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School Board delays acting on naming HHS auditorium for Tom Orr

After hearing from many former students who passionately urged the board to name the HHS auditorium for Tom Orr, the School Board delayed action in favor of a more formal process to consider nominatations from the school's students, faculty and alumni and the public.

School Board Chair Blair Craven noted that two schools are named for individuals — Bruce Drysdale and Glenn Marlow elementary schools — and football stadiums and some gyms are named for people — usually teachers or coaches. But he said he had trouble singling out one teacher among many excellent educators to name a building for.

"When you start naming after specific teachers, I think I can name probably three or four teachers right now that I think would deserve something," Craven said.

As with nearly everything about school operations, it turns out there is an official policy on naming school facilities— Policy 9300. With input from staff, students, parents and the public, the school superintendent may consider suggested names and send them to the School Board. The naming may honor someone "who's helped students in the school succeed through financial contributions or educational leadership" or someone of prominence beyond the school system.

Board members Jay Egolf and Robert Brooks said they saw merit in naming the auditorium for Orr but stopped short of making a motion to name it for the theater teacher.

Stacey Caskey said she considered "what aboutism" when she looked at a lineup of outstanding teachers.

A gallery in the central office featuring the teachers in the Education Hall of Fame includes dozens of deserving people, she noted. "I think what happens is we start to say which teacher is more deserving and that kind of worries me because I think so many teachers have an impact on so many people's lives that I feel like we're leaving out a lot of people by not going through the process," she said.

Amy Lynn Holt said there's no sign of any opposition to naming the auditorium for Orr. "What about all the educators, I realize that," she said. "But there's a big voice in our community that wants this and I think that it definitely hurt to go through what our policy says and having people at the school — the students, the parents, the faculty — have a voice in this. I definitely would like to hear from the Alumni Association, Mr. Wilkins, the students, the staff."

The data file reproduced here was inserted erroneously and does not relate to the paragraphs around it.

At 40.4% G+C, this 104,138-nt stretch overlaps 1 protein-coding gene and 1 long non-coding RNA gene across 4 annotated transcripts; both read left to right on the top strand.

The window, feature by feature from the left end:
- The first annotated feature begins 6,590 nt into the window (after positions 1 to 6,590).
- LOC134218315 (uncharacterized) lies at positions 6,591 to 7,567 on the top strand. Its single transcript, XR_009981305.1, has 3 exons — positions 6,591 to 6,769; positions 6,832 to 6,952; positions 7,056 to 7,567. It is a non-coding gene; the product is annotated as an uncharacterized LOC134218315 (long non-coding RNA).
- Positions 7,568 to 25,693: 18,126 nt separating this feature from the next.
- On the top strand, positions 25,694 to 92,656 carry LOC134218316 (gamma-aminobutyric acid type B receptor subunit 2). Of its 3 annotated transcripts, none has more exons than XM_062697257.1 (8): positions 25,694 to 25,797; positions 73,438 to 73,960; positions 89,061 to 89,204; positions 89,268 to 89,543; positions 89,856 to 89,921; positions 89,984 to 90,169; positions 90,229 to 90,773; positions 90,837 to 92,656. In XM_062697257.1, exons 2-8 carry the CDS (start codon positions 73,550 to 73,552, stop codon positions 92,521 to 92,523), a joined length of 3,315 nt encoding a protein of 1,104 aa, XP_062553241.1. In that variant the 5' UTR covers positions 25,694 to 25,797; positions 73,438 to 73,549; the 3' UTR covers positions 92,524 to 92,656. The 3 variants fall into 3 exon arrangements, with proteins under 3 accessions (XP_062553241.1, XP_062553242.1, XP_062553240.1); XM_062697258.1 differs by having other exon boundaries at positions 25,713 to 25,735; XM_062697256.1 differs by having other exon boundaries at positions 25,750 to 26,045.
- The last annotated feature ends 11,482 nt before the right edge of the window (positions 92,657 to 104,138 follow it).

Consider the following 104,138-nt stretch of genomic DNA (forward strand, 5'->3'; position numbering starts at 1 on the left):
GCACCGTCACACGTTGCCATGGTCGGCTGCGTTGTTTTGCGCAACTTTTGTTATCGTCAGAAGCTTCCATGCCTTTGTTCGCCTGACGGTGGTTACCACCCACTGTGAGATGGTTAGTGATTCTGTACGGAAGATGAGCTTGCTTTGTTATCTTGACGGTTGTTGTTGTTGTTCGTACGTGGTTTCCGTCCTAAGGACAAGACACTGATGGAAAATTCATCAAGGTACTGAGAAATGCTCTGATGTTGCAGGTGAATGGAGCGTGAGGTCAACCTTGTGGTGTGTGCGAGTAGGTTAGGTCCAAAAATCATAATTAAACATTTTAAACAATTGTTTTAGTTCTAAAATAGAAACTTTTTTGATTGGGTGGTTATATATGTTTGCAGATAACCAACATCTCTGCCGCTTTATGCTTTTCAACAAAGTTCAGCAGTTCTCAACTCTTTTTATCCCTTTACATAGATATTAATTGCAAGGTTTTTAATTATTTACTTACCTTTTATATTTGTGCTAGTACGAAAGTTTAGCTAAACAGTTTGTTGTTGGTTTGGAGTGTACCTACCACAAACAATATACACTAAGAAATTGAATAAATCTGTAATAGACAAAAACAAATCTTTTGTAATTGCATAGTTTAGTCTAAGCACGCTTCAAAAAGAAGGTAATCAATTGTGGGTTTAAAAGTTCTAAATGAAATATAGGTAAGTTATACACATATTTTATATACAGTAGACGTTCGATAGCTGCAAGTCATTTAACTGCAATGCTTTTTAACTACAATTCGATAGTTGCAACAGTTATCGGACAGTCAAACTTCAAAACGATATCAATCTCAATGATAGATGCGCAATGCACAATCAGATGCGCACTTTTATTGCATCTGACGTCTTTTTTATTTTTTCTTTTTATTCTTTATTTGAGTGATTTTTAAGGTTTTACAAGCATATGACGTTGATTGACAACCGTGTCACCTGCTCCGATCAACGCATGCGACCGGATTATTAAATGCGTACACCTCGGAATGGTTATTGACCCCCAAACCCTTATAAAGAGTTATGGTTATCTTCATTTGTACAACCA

Ashley Orr Self, Tom Orr's niece, read excerpts from some of the 100 letters people had written supporting the tribute: "I would not be who I am if it weren't for Mr.Orr's production and influence on my life." "I can't imagine being named for anyone else. Tom Orr was an icon among educators." "In high school Mr.Orr urged me to enter a national writing contest and I won first prize."

"Close to 600 students and community members have signed a petition to name this auditorium after Mr. Orr," she said.

Anne Ferguson also urged to the School Board to name the auditorium for Tom Orr, who taught has majorly impacted my life," she said. "I do hope that you will name the auditorium after Tom Orr."

Sandy Morgan Carpenter said: "You're not setting a precedent by naming the auditorium for Tom Orr. When he retired, he kept up with the community. He did plays, he worked on (preserving) the Historic Courthouse. I could go on and on with what Tom Orr did. ... He was the only teacher to be named grand marshal of the Apple Festival parade so the comunity has spoken."

Tom Hill, a 1966 Hendersonville High School graduate, student body president and valedictorian, said: "I think it would do honor to the school to name the facility after him."

Mark Shepherd said Orr taught everyone what it means to love community. "That lesson was to love this community," he said. "He sat where y'all did. Naming the auditorium after him would show all the students the community his legacy and that legacy was to love his community. He was someone that truly taught us that lesson."